Shareholders could boost cruise merger

Posted: Thursday, February 14, 2002

LONDON -- P&O Princess Cruises PLC faces a possible mutiny Thursday when it asks shareholders to approve a friendly merger that would create a new world leader in the cruise ship business.

Investors are likely to ignore management's advice to approve a union with Royal Caribbean Cruises Ltd. and instead delay a decision until they can better assess a takeover bid by Carnival Corp., industry analysts said Wednesday.

Industry leader Carnival, which has sweetened its offer three times, said last week that it had 29 percent support among Princess' shareholders for a delay in the vote on a merger with Royal Caribbean.

Miami-based Carnival needs a simple majority of shareholders to win a delay and gain the breathing room it needs to try to persuade more investors of the merits of its $5.4 billion cash and stock offer.

Felicia Kantor, a leisure industry analyst at Lehman Bros. in New York, said there's a ''decent chance'' that enough investors will vote to delay the merger decision.

''If I'm a Princess shareholder, I don't have anything to lose. I want to hear all the information,'' she said.

Princess says Carnival's bid is unlikely to win regulatory approval and accuses the U.S. company of wanting only to sink the planned merger.

Carnival insists its interest in a buyout is genuine, though it still hasn't made a formal, written offer. It says it can satisfy any concerns of competition authorities, suggesting that it might sell off its luxury Cunard brand, if necessary, as the price of approval.

For investors, the advantage in postponing a merger decision at Thursday's meeting would be to see if Carnival can indeed sail past the regulatory obstacles.

Approval from the U.S. Federal Trade Commission would be vital, both for Princess' proposed merger and the Carnival buyout.

''I think there's a strong risk that the regulators won't clear either deal,'' said David Liston, a leisure industry analyst at London brokerage Gerrard.

The proposed merger would create a competitive duopoly in the cruise industry, while the buyout would give Carnival a virtual monopoly, he said.

Carnival's 43 ships give it a 29 percent share of the global market. By buying Princess, it would scupper the competitive threat of a merger and become the industry's unassailable leader.

No. 2 Royal Caribbean, also headquartered in Miami, has 23 ships and a 23 percent market share. Princess ranks third with a 10 percent share of the global market and 18 vessels.

In spite of its smaller size, Princess has an exclusive niche. It is especially strong in specialty cruises to Alaska, while its American rivals focus more on a mass-market business in the Caribbean, said Steven Bowen, a transport analyst at BNP Paribas in London.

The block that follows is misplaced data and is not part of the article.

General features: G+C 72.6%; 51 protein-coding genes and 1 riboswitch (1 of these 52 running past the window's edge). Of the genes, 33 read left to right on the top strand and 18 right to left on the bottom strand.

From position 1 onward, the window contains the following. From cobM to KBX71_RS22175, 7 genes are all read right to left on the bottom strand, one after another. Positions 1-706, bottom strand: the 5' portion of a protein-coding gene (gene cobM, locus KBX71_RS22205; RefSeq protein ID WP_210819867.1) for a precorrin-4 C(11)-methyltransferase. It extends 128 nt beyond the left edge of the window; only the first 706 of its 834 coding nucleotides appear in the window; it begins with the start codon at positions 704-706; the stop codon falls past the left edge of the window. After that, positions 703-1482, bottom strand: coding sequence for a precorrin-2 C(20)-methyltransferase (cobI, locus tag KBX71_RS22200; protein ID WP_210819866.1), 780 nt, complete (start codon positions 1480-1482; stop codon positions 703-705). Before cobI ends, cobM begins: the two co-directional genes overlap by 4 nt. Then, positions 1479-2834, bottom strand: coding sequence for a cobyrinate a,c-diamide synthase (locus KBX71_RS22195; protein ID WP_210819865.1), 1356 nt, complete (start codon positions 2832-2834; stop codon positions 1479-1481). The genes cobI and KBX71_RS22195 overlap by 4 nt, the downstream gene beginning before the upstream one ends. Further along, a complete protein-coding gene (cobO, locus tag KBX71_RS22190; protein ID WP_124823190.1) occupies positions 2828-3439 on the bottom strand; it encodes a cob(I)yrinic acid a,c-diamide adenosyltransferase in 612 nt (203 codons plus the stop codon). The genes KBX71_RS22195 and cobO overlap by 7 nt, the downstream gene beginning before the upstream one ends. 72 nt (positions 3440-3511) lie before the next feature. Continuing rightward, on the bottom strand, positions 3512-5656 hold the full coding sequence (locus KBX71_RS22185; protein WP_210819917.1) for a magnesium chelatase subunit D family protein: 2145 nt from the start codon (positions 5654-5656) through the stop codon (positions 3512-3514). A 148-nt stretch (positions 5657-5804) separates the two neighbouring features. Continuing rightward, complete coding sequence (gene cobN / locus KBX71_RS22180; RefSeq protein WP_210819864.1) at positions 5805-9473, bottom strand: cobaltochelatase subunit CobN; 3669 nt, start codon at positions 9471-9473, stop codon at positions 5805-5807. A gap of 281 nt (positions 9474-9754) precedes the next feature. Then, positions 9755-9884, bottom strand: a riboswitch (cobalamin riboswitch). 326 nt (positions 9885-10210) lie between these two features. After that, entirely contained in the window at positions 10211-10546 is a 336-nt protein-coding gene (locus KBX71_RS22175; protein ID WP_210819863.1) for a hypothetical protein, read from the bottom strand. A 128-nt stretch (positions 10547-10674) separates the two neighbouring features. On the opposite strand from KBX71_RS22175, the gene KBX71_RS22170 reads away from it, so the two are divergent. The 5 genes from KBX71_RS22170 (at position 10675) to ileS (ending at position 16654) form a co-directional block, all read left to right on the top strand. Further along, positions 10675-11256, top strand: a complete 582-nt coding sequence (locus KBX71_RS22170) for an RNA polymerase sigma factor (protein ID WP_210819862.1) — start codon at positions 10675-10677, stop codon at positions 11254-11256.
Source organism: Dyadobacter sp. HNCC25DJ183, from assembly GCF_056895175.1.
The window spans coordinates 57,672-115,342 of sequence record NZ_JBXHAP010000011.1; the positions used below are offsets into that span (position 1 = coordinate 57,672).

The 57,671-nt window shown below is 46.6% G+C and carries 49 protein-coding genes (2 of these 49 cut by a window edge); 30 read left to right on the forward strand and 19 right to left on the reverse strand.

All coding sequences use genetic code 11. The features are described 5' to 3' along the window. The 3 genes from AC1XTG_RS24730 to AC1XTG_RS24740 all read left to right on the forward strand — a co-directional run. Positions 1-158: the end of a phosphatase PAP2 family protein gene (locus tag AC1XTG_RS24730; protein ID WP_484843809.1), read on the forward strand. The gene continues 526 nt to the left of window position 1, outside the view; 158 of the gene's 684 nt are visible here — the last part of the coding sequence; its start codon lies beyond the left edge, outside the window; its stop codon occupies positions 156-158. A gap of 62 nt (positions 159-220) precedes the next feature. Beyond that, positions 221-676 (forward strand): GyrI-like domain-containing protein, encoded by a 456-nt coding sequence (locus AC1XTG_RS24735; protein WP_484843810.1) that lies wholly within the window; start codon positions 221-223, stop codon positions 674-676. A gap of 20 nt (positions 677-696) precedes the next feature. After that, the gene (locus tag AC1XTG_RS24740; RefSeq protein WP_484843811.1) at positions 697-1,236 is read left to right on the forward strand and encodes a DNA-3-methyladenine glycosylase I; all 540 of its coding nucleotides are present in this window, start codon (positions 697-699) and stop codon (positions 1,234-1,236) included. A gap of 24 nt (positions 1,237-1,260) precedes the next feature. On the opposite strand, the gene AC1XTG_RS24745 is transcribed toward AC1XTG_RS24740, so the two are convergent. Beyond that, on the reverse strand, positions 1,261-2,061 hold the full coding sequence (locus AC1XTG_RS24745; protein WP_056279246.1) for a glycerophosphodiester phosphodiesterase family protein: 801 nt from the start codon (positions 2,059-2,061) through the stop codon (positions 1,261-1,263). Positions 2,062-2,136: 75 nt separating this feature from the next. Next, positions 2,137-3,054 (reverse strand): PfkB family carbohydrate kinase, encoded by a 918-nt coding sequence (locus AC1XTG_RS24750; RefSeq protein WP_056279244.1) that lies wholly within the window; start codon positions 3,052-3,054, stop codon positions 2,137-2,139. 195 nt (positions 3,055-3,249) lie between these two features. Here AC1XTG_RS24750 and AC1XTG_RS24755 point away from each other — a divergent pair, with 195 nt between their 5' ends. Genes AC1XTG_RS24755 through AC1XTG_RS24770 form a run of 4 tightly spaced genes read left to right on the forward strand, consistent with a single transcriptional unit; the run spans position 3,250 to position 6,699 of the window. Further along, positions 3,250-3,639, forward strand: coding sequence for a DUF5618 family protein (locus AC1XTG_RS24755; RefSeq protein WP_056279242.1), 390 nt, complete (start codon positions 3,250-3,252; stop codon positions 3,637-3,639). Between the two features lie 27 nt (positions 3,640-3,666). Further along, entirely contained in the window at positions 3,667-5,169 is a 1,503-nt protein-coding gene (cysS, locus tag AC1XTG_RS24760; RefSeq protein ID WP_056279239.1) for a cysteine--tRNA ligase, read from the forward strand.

Business for all three companies foundered after the Sept. 11 terrorist attacks, and each is determined to cut costs and boost profits as a result.

Carnival launched its original bid for Princess after the London-based business announced plans to unite with Royal Caribbean. Princess would own 50.7 percent of the new group, with Royal Caribbean taking the remaining 49.3 percent.

Kantor of Lehman Bros. estimates the Royal Caribbean merger to be worth $3.7 billion for Princess shareholders.

Carnival has made shareholders a richer offer, but it denies them any potential to profit from future growth in the business, analysts said. The reason is that many institutional shareholders in Britain are limited to owning shares in British companies, and they would likely sell any Carnival stock they received in exchange for their Princess shares.

Under the proposed merger with Royal Caribbean, both partners would continue operating independently, with Princess's shares still traded in London and Royal Caribbean's stock traded in New York.

Royal Caribbean chairman Richard Fain warned last week that he wouldn't wait around if Princess shareholders voted to delay a decision. Fain's company would have to pay a $62.5 million penalty to Princess if it walked away from their planned deal.

If investors do delay the merger decision, Carnival could always surprise them by withdrawing its informal offer.

However, Liston said it's unlikely that either Royal Caribbean or Carnival would leave the table.

''I think P&O Princess is the prize in all this,'' he said. Princess has the most modern fleet of the three companies, he said, and its business held up well during the autumn downturn.

The likeliest losers in this three-way struggle appear to be customers.

Either combination should result in lower operating costs, but Bowen said he'd be ''very surprised'' if any savings found their way to customers as cheaper tickets.

In fact, cruise vacations would probably end up costing more. As Kantor explained, ''Operators would have more pricing power than they do today.''

In trading Wednesday, Princess' U.S.-traded shares fell 20 cents to close at $23.10 on the New York Stock Exchange, where Royal Caribbean shares rose $1.09 to close at $18.23, and Carnival shares finished at $26.48, up 93 cents.

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